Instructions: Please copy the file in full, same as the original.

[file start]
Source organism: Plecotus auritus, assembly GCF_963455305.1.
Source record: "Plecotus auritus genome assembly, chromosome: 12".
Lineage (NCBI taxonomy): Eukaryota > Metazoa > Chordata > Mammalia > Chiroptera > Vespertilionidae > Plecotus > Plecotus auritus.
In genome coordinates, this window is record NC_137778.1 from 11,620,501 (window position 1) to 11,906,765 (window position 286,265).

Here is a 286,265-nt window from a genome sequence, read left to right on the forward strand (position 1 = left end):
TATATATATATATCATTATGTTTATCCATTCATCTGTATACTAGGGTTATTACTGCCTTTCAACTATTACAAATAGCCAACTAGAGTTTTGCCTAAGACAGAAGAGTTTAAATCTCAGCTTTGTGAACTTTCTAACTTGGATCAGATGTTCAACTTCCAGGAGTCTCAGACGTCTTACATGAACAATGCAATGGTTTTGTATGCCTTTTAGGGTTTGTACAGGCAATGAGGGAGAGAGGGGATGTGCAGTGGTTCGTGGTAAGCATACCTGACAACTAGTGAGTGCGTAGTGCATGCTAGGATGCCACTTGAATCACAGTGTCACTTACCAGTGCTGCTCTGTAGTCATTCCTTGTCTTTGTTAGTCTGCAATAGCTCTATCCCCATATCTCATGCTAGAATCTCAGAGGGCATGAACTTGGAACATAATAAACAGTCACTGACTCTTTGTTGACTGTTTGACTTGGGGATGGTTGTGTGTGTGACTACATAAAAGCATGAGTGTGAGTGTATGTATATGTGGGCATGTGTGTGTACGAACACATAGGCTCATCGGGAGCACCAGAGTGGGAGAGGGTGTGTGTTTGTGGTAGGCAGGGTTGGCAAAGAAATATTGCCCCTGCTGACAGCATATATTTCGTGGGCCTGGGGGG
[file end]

Source organism: Plecotus auritus, assembly GCF_963455305.1.
Source record: "Plecotus auritus genome assembly, chromosome: 12".
Lineage (NCBI taxonomy): Eukaryota > Metazoa > Chordata > Mammalia > Chiroptera > Vespertilionidae > Plecotus > Plecotus auritus.
In genome coordinates, this window is record NC_137778.1 from 11,620,501 (window position 1) to 11,906,765 (window position 286,265).

Here is a 286,265-nt window from a genome sequence, read left to right on the forward strand (position 1 = left end):
TATATATATATATCATTATGTTTATCCATTCATCTGTATACTAGGGTTATTACTGCCTTTCAACTATTACAAATAGCCAACTAGAGTTTTGCCTAAGACAGAAGAGTTTAAATCTCAGCTTTGTGAACTTTCTAACTTGGATCAGATGTTCAACTTCCAGGAGTCTCAGACGTCTTACATGAACAATGCAATGGTTTTGTATGCCTTTTAGGGTTTGTACAGGCAATGAGGGAGAGAGGGGATGTGCAGTGGTTCGTGGTAAGCATACCTGACAACTAGTGAGTGCGTAGTGCATGCTAGGATGCCACTTGAATCACAGTGTCACTTACCAGTGCTGCTCTGTAGTCATTCCTTGTCTTTGTTAGTCTGCAATAGCTCTATCCCCATATCTCATGCTAGAATCTCAGAGGGCATGAACTTGGAACATAATAAACAGTCACTGACTCTTTGTTGACTGTTTGACTTGGGGATGGTTGTGTGTGTGACTACATAAAAGCATGAGTGTGAGTGTATGTATATGTGGGCATGTGTGTGTACGAACACATAGGCTCATCGGGAGCACCAGAGTGGGAGAGGGTGTGTGTTTGTGGTAGGCAGGGTTGGCAAAGAAATATTGCCCCTGCTGACAGCATATATTTCGTGGGCCTGGGGGG